California admits it has no idea whether non-citizens voted in last primary

After a hard-fought battle to obtain records by the Sacramento Bee, we now learn that California's electoral officials are admitting that they have no idea how many illegals and other non-citizens voted in the last primary, based on the state's motor-voter registration, which has been shown to have registered thousands of non-citizen voters. The Bee reports:

California officials still can’t say whether non-citizens voted in the June 2018 primary because a confusing government questionnaire about eligibility was created in a way that prevents a direct answer on citizenship.

Apparently, tens of thousands of foreign nationals and other ineligible voters, maybe 16 year olds, got registered to vote at the DMV when they applied for their drivers licenses whether they asked for it or not.

Investigators can see that people marked themselves as ineligible to vote or declined to answer eligibility questions, but they can’t tell why. 

“We can’t assume why they declined to answer eligibility questions or why they said they were not eligible,” the Secretary of State’s Office wrote in an internal memo on Oct. 8, 2018.

That email and other documents The Sacramento Bee obtained through the Public Records Act shed light on why the Secretary of State has been unable to say clearly whether non-citizens voted last year. The Bee filed a legal complaint for the records when the Secretary of State initially withheld most of them.

The email shows that, for months, California officials have been examining whether non-citizens voted last year. On Thursday, Secretary of State Alex Padilla confirmed for the first time that his office has an active internal investigation into the matter.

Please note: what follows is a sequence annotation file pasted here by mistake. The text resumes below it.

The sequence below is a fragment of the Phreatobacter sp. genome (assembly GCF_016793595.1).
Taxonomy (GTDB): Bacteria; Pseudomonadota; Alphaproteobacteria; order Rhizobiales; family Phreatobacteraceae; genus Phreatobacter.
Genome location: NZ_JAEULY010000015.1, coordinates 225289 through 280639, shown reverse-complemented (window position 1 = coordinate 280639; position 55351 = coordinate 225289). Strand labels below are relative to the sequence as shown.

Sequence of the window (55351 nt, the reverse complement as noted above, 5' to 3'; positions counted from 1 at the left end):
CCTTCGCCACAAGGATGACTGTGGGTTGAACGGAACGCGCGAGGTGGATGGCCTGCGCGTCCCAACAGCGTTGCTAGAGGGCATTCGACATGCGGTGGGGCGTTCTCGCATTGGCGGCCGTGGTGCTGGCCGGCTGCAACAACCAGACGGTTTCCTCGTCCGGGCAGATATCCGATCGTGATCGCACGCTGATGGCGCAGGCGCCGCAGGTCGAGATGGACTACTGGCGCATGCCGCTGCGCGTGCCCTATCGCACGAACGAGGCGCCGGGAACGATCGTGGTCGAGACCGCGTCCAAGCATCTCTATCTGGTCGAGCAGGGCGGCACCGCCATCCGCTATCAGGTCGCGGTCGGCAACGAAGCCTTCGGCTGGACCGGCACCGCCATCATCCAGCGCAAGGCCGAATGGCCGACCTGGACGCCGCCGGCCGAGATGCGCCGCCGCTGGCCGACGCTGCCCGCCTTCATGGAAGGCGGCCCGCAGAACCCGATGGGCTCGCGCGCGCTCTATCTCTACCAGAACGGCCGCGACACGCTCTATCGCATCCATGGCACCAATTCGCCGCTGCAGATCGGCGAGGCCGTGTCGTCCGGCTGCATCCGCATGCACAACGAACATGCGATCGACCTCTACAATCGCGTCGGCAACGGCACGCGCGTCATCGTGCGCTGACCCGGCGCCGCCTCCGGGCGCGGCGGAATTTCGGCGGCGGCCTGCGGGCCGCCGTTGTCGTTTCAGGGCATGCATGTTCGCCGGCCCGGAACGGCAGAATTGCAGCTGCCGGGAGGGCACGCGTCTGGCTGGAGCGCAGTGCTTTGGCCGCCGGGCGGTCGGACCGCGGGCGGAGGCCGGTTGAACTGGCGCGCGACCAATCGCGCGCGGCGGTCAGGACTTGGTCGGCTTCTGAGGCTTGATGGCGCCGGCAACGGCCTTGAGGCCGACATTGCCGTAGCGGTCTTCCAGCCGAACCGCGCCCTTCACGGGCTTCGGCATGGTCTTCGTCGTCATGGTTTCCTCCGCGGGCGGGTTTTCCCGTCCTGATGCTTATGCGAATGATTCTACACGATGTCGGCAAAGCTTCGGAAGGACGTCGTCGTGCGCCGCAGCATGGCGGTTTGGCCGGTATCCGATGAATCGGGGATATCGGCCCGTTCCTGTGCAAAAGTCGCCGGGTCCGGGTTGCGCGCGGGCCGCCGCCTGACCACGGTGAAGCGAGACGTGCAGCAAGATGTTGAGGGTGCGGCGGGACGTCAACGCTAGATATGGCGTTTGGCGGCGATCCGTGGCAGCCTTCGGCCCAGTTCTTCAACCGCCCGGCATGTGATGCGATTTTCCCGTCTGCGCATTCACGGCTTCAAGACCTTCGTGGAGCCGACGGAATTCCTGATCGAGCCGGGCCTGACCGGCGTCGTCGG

“The Secretary of State’s office does not comment on the details of ongoing investigations,” the office said in a statement. “Determining whether ineligible individuals who were erroneously registered to vote by the DMV cast ballots requires a complete review. The Secretary of State’s office is doing its due diligence by conducting a thorough investigation.”

Spokesmen for the office declined to say how the department could otherwise determine citizenship of those registered.

This doesn't even include the undoubtedly significant numbers of voters who answered that they were eligible to vote when they were not. Could that have happened when the ballot-harvestors were out patrolling illegal immigrant neighborhoods in search of votes? At a minimum, it most certainly was possible, especially, since claims to voter-eligibility on drivers license forms are never checked in California (it's the honor system), according to voter-integrity activists. It also doesn't help that California sneakily had residents sign to certify on their yellow mail-in ballots that they were California residents (rather than voting-eligible citizens) so as to prevent for illegals any potential perjury charges in addition to vote-fraud charges.

If California has no idea who's a citizen, and has resisted every effort out there to get that information (it has defied cooperation with President Trump's electoral integrity commission), well, then what we can conclude is that they don't want to know if a non-citizen is voting and now the word is out that they don't. Apparently, Democratic interests in 'counting all the ballots' as they say, means counting illegal ones, too.

They don't know, they don't want to know, and they aren't about to clean this up. Keep after them, Sacramento Bee. In this case, the Bee is a newspaper that's doing its actual job.